German soldiers stand in front of a German Patriot missile launcher at the Gazi barracks in southern Turkey on March 25. Turkey may consider awarding its controversial missile defense contract to a Turkish company. (Getty Images)
ANKARA — Turkish officials, increasingly wary of a controversial decision in September to select a Chinese company to construct the country’s first long-range air defense system, might consider a more time-consuming but entirely local option for the program.
A senior procurement official said he could not rule out the possibility.
“I think Aselsan has the essential capabilities for [the long-range air and anti-missile system]. This may be a challenge, but not something unattainable,” the official said.
Government-controlled military specialist Aselsan is Turkey’s biggest defense company.
But a second procurement official was more skeptical.
“A preliminary study ... says that it may take no less than 14 years for Aselsan to deliver the system,” he said. “And that’s an optimistic guess.”
An Aselsan official, speaking on condition of anonymity, admitted that his firm would be keen to set out for the job. “An altogether local solution would earn Turkey extremely strategic capabilities it may need for future programs in air defense.”
As for the risk of belated deliveries, he said: “Our development and production efforts may not come sooner than existing foreign options, but there are no guarantees any foreign option will not produce unexpected delays, either.”
Both the government and Aselsan have come under pressure from NATO allies to rethink a September decision to award the US $3.44 billion air defense contract to China Precision Machinery Import-Export Corp. (CPMIEC).
Turkey’s Western allies have said if Turkey finalizes the deal with the Chinese manufacturer, its entire defense cooperation with Western counterparts, including defense and non-defense companies, could be jeopardized.
The Chinese contender defeated a US partnership of Raytheon and Lockheed Martin, offering the Patriot air defense system; Russia’s Rosoboronexport, marketing the S-300; and the Italian-French consortium Eurosam, maker of the Aster 30.
Turkish officials said if contract negotiations with CPMIEC fail, talks would be opened with the second-place finisher, Eurosam. Next in line would be the US bidder. The Russian option was eliminated.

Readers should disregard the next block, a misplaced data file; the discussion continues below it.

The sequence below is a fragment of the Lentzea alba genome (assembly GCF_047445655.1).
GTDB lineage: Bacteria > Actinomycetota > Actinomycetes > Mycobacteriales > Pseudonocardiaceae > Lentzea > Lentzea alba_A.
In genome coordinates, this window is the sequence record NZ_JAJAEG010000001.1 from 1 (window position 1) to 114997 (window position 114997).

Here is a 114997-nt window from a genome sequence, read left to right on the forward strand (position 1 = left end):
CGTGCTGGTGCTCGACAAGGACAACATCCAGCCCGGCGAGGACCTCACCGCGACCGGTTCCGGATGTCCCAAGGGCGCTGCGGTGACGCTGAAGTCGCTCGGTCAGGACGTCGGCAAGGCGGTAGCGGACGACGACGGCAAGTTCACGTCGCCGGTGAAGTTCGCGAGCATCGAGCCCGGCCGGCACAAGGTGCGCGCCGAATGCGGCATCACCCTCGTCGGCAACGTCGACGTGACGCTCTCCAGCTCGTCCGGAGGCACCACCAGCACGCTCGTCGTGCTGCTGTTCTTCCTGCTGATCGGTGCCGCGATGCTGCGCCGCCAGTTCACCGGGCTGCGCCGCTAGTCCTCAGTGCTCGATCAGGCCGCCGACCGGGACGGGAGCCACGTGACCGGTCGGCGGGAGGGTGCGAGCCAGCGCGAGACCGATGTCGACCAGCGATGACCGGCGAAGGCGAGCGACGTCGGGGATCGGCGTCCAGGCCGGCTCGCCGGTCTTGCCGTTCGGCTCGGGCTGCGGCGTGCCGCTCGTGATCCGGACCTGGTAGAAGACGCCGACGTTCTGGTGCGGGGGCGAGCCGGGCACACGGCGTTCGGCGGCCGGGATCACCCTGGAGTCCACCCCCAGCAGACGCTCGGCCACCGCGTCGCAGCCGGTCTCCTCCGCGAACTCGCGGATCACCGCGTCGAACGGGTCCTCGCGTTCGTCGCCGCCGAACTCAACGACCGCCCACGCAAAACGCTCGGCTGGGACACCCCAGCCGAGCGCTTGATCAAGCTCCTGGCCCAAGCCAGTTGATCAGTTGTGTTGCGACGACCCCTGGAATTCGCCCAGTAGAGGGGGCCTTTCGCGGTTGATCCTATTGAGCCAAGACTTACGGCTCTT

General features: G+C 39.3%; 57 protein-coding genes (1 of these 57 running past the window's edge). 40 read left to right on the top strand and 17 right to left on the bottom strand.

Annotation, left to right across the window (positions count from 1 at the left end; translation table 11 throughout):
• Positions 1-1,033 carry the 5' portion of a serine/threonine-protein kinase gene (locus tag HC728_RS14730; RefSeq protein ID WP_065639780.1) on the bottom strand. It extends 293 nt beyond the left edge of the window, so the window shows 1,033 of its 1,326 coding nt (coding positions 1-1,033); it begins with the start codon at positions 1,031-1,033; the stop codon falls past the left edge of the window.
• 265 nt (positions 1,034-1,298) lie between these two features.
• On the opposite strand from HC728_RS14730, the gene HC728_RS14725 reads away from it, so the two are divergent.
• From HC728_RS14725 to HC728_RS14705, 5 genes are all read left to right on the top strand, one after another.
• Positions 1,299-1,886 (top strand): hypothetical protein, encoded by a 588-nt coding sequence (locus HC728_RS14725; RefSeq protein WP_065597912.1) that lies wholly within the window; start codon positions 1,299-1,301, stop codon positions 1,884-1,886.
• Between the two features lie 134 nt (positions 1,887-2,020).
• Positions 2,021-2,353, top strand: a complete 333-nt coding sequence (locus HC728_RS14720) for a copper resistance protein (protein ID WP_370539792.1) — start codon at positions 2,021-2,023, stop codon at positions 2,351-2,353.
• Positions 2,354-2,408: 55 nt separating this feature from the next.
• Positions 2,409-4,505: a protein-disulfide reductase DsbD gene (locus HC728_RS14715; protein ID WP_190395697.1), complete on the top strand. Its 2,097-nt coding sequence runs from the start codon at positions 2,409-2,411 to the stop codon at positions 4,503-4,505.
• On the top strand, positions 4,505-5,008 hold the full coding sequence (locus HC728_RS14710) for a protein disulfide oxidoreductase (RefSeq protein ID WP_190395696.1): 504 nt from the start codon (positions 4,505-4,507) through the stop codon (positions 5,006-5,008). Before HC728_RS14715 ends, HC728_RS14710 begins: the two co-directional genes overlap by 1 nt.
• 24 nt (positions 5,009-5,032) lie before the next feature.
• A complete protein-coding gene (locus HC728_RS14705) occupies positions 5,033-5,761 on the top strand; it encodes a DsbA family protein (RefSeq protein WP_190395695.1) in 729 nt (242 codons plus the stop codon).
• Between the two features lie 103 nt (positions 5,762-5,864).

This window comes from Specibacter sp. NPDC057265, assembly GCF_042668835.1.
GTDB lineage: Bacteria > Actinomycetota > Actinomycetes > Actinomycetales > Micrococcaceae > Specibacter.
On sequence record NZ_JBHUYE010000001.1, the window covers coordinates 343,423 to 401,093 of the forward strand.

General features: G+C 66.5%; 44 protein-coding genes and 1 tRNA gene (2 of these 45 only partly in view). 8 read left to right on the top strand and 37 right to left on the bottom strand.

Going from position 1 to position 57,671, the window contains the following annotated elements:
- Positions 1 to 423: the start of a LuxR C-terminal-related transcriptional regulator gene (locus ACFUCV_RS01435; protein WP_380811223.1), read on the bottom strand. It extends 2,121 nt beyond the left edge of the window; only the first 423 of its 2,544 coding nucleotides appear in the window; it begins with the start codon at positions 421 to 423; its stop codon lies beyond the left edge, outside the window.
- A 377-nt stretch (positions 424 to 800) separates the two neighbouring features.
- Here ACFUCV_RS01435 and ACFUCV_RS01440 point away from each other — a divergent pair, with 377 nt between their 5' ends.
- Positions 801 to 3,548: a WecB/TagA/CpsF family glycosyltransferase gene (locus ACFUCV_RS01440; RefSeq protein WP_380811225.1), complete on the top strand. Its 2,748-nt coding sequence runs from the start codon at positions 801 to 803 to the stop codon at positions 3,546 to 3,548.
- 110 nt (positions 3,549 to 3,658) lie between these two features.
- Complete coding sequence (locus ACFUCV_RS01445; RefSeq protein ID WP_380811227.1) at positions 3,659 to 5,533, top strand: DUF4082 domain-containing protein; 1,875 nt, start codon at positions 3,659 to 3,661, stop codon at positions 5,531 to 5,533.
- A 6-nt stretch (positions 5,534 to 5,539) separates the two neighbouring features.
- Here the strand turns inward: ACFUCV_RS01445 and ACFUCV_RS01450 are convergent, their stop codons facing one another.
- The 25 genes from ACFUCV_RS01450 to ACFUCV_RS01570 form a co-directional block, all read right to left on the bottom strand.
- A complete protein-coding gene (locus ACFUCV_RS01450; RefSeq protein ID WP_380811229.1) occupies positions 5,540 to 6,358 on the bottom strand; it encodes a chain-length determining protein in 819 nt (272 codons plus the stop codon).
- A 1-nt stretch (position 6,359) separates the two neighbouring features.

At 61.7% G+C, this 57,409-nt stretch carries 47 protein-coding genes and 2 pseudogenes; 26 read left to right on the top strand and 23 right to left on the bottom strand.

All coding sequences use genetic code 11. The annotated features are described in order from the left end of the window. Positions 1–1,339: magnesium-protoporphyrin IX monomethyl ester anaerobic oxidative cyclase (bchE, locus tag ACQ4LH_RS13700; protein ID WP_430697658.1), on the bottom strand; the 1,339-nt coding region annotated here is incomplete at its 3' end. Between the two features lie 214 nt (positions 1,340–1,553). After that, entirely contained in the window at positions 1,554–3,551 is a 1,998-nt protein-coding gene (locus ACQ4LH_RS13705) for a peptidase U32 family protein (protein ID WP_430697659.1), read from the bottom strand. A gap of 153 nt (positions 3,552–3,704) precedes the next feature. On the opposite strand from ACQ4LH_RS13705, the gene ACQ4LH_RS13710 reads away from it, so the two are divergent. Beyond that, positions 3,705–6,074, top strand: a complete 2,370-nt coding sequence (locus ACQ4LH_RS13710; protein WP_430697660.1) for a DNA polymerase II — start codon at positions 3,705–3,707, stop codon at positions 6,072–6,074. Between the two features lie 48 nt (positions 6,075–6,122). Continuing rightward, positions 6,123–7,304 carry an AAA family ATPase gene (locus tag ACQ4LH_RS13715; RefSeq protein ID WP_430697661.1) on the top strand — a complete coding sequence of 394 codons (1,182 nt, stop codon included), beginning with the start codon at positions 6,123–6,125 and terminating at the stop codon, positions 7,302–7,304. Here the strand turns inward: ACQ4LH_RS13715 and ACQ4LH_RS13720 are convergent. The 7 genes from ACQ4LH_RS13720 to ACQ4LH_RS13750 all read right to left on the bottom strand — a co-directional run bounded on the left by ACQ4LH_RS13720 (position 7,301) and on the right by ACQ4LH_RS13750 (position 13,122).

This year, the Turkish government asked the European and US contenders to make new bids by April 30.
The Turkish program consists of a radar system, launcher and interceptor missiles. It has been designed to counter enemy aircraft and missiles. Turkey has no long-range air defense systems.
About half of Turkey’s network-based air defense picture has been paid for by NATO. The country is part of NATO’s Air Defense Ground Environment. Without NATO’s consent, it will be impossible for Turkey to make the planned Chinese system operable with these assets, some analysts say.
But NATO and US officials have said any China-built system could not be integrated with Turkey’s joint air defense assets with NATO and the United States. They also have warned that any Turkish company that acts as a local subcontractor in the program would face serious US sanctions because CPMIEC is on a US list of companies to be sanctioned under the Iran, North Korea and Syria Nonproliferation Act.
In December, Aselsan, potentially CPMIEC’s main Turkish partner in the contract, became the first casualty of US sanctions when Bank of America Merrill Lynch, a US investment firm, pulled out of a joint bid to advise Aselsan on the company’s second listing on Istanbul’s stock exchange, citing Turkey’s contract talks with CPMIEC.
Further talks with two other international banks, Barclays and Goldman Sachs, also have failed. Another Aselsan official said the second listing was not “on hold.”
Both procurement officials said the government is interested in further assessing whether a solution based on Aselsan’s local work would be a good idea. But such a decision would come from the top government levels, and it would await political calm after elections.
Turkey’s embattled government, fighting a series of scandals over fraud and undemocratic practices in the country’s judiciary system, is facing a strong challenge from opposition parties in local elections. Observers agree the polls would be a confidence vote on Prime Minister Recep Tayyip Erdogan’s government, and that the results may force early parliamentary elections this year.
A Feb. 25 meeting of the Defense Industry Executive Committee, which is chaired by Erdogan and oversees top procurement decisions, was indefinitely put off due to political turmoil. ■